Vitamin D

The primary function of vitamin D is to assist the body in properly absorbing calcium. Fortified milk is a primary source of vitamin D as it goes hand in hand with calcium. Vitamin D is fat-soluble and therefore can be stored in the body for later use.

Vitamin D benefits

The absorption of calcium into the body is essential for bone health. Vitamin D is the catalyst to aid the body in this absorption. Beyond bone health, vitamin D also plays a role in muscle movement by providing nerves a way to carry messages from the brain to the body. It also helps the immune system defend against bacteria and viruses.

Sources of vitamin D

The best natural sources of vitamin D are fatty fish like salmon, tuna, and mackerel. Some cheeses, egg yolk, and livers contain small amounts of vitamin D. Mushrooms are also a natural source of vitamin D. The majority of people receive their vitamin D from fortified foods such as milk, orange juice, yogurt, and soy beverages.

The sun provides the body with vitamin D as well. To maximize vitamin D amounts, it must be a clear day and there should be no barriers between the skin and the sun, i.e., windows. This can be a slippery slope for some as over exposure to sunlight can have damaging effects on the skin and lead to skin cancer.

Recommended amounts

Set forth by the Food and Nutrition Board at the Institute of Medicine, the recommended daily allowances (RDAs) for vitamin D are below (some individuals may be placed on a plan that requires higher than normal amounts to manage a specific issue they may be experiencing).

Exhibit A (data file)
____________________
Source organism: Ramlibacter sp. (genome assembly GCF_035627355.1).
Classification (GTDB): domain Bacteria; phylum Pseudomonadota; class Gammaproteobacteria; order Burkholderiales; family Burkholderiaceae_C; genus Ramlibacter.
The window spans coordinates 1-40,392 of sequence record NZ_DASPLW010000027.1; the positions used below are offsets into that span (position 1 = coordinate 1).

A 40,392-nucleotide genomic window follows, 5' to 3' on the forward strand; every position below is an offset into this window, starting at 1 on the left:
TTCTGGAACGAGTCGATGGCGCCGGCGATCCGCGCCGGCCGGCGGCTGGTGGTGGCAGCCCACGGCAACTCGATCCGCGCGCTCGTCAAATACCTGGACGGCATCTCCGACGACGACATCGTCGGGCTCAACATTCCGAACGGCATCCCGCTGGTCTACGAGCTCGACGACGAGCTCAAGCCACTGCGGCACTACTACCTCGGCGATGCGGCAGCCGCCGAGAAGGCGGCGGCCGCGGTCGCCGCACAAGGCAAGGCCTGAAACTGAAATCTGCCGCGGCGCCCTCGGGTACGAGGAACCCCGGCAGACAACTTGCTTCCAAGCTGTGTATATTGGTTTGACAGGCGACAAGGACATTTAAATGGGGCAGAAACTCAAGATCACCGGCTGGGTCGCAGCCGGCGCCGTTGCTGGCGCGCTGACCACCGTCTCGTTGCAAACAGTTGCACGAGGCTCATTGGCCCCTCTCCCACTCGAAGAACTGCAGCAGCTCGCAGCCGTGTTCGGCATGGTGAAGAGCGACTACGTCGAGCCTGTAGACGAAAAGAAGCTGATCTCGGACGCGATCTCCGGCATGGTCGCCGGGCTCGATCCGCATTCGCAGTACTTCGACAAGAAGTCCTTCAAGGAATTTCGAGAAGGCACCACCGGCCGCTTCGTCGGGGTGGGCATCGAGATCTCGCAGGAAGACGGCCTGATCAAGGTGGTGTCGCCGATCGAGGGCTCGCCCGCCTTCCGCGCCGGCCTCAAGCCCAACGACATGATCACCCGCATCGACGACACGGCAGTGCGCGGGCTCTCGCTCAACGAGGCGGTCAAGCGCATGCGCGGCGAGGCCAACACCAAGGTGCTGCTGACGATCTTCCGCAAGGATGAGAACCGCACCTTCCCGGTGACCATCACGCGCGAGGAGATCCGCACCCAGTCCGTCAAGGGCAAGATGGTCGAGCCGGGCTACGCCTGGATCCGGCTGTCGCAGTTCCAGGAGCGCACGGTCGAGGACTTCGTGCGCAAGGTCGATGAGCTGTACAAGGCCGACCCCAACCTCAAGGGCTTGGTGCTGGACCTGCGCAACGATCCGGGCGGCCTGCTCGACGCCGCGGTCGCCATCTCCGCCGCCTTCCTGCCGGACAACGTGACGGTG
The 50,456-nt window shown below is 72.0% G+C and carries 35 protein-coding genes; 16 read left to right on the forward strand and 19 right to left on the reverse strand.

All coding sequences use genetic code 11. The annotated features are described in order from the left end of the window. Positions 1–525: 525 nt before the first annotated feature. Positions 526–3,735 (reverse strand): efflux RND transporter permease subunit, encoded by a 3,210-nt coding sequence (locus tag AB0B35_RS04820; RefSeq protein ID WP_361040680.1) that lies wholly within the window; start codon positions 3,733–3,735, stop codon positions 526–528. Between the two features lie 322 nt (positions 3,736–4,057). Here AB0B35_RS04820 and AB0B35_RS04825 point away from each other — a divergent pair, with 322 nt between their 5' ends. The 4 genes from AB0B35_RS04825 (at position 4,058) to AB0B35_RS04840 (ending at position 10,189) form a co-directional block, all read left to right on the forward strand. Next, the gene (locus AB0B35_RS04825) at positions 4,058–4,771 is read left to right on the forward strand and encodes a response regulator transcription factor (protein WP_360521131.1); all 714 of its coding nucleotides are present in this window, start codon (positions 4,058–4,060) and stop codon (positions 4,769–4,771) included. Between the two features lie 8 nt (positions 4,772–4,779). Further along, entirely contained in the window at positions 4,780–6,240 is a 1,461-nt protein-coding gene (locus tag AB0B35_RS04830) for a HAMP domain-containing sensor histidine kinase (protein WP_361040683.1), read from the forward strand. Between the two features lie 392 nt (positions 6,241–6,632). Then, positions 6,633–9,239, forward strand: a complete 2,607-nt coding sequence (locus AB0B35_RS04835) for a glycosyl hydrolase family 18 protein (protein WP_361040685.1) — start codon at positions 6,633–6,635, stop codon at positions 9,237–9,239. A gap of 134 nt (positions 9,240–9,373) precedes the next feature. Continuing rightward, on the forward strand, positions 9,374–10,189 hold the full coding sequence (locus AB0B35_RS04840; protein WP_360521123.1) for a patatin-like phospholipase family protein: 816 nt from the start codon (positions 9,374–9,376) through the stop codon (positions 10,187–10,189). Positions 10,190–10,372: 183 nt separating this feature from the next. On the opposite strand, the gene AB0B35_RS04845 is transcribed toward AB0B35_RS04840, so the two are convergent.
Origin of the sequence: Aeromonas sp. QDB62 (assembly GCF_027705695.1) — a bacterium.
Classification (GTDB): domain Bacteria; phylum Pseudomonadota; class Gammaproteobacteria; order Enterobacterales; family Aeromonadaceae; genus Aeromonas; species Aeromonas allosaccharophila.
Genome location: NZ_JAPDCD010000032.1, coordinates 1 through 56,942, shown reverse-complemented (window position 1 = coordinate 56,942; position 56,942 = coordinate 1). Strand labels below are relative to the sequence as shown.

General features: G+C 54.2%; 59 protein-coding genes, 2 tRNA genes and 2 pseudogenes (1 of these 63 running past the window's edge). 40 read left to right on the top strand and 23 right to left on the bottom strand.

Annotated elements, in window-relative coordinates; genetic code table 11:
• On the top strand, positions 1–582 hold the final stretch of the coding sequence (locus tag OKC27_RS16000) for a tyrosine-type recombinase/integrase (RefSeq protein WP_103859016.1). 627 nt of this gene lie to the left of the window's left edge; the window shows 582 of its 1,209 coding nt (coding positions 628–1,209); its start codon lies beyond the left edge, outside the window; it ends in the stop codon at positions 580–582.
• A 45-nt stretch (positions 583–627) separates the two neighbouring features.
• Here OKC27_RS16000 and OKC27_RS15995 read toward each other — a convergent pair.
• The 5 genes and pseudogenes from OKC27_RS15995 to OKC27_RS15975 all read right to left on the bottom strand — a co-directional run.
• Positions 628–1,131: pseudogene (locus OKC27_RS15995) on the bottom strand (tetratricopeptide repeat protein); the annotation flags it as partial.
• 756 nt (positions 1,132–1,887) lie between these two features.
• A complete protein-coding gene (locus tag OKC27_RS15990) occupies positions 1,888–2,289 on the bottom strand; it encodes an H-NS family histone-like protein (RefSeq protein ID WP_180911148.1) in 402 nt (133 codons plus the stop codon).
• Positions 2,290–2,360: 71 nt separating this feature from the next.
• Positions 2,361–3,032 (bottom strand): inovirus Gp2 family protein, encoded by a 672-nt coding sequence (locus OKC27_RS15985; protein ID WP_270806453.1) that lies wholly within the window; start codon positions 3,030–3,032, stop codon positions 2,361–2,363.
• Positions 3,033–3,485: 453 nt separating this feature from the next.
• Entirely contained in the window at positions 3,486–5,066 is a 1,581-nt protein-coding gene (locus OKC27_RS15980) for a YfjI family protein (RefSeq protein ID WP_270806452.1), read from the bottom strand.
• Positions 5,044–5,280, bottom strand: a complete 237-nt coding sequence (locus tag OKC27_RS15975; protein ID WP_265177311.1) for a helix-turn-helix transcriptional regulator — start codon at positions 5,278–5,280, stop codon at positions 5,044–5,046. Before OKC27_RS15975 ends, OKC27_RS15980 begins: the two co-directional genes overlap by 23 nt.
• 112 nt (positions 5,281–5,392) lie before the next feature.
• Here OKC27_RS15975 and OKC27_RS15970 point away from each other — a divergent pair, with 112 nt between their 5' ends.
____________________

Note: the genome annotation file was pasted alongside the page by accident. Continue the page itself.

Table 1: Recommended Dietary Allowances (RDAs) for vitamin D1
Age Amount
0-12 months 400 IU/day
1-13 years 600 IU/day
14-18 years 600 IU/day
19-70 years 600 IU/day
71+ years 800 IU/day
Pregnant or Nursing Females 600 IU/day
Too much vitamin D can lead to nausea, vomiting, poor appetite, constipation, weakness, and weight loss. Excess amounts of vitamin D can also lead to kidney stones.

Vitamin D deficiency

Depending on your age group, a vitamin D deficiency can result in rickets in children or osteoporosis / osteomalacia in adults. In essence, these conditions are a softening and weakening of the bones. When this occurs, bones are more likely to bow or fracture when compared to healthy, solid bones.

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